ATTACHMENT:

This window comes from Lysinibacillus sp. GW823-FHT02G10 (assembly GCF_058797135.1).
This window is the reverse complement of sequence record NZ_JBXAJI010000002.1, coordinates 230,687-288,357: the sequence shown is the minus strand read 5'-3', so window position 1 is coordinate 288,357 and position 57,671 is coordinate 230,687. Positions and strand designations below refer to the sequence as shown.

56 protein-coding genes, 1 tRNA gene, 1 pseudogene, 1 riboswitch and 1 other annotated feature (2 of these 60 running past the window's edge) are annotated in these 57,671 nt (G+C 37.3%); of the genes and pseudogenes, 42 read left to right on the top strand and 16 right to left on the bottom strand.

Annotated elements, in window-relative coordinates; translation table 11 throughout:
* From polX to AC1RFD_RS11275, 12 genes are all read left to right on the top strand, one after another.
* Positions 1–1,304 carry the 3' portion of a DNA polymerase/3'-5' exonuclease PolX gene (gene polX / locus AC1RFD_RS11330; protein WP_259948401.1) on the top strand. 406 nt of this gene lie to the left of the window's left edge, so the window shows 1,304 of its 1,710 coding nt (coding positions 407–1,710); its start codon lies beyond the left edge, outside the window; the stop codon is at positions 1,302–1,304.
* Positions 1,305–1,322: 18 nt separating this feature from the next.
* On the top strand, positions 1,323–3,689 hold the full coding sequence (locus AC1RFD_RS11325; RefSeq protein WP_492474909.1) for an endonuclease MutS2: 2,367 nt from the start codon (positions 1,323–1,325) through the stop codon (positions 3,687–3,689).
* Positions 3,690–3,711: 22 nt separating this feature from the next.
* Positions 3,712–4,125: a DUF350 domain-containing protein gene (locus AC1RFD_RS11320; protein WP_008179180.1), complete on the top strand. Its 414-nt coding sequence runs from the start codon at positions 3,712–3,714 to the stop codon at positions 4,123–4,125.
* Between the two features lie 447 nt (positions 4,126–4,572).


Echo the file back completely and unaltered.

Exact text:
This window comes from Lysinibacillus sp. GW823-FHT02G10 (assembly GCF_058797135.1).
This window is the reverse complement of sequence record NZ_JBXAJI010000002.1, coordinates 230,687-288,357: the sequence shown is the minus strand read 5'-3', so window position 1 is coordinate 288,357 and position 57,671 is coordinate 230,687. Positions and strand designations below refer to the sequence as shown.

56 protein-coding genes, 1 tRNA gene, 1 pseudogene, 1 riboswitch and 1 other annotated feature (2 of these 60 running past the window's edge) are annotated in these 57,671 nt (G+C 37.3%); of the genes and pseudogenes, 42 read left to right on the top strand and 16 right to left on the bottom strand.

Annotated elements, in window-relative coordinates; translation table 11 throughout:
* From polX to AC1RFD_RS11275, 12 genes are all read left to right on the top strand, one after another.
* Positions 1–1,304 carry the 3' portion of a DNA polymerase/3'-5' exonuclease PolX gene (gene polX / locus AC1RFD_RS11330; protein WP_259948401.1) on the top strand. 406 nt of this gene lie to the left of the window's left edge, so the window shows 1,304 of its 1,710 coding nt (coding positions 407–1,710); its start codon lies beyond the left edge, outside the window; the stop codon is at positions 1,302–1,304.
* Positions 1,305–1,322: 18 nt separating this feature from the next.
* On the top strand, positions 1,323–3,689 hold the full coding sequence (locus AC1RFD_RS11325; RefSeq protein WP_492474909.1) for an endonuclease MutS2: 2,367 nt from the start codon (positions 1,323–1,325) through the stop codon (positions 3,687–3,689).
* Positions 3,690–3,711: 22 nt separating this feature from the next.
* Positions 3,712–4,125: a DUF350 domain-containing protein gene (locus AC1RFD_RS11320; protein WP_008179180.1), complete on the top strand. Its 414-nt coding sequence runs from the start codon at positions 3,712–3,714 to the stop codon at positions 4,123–4,125.
* Between the two features lie 447 nt (positions 4,126–4,572).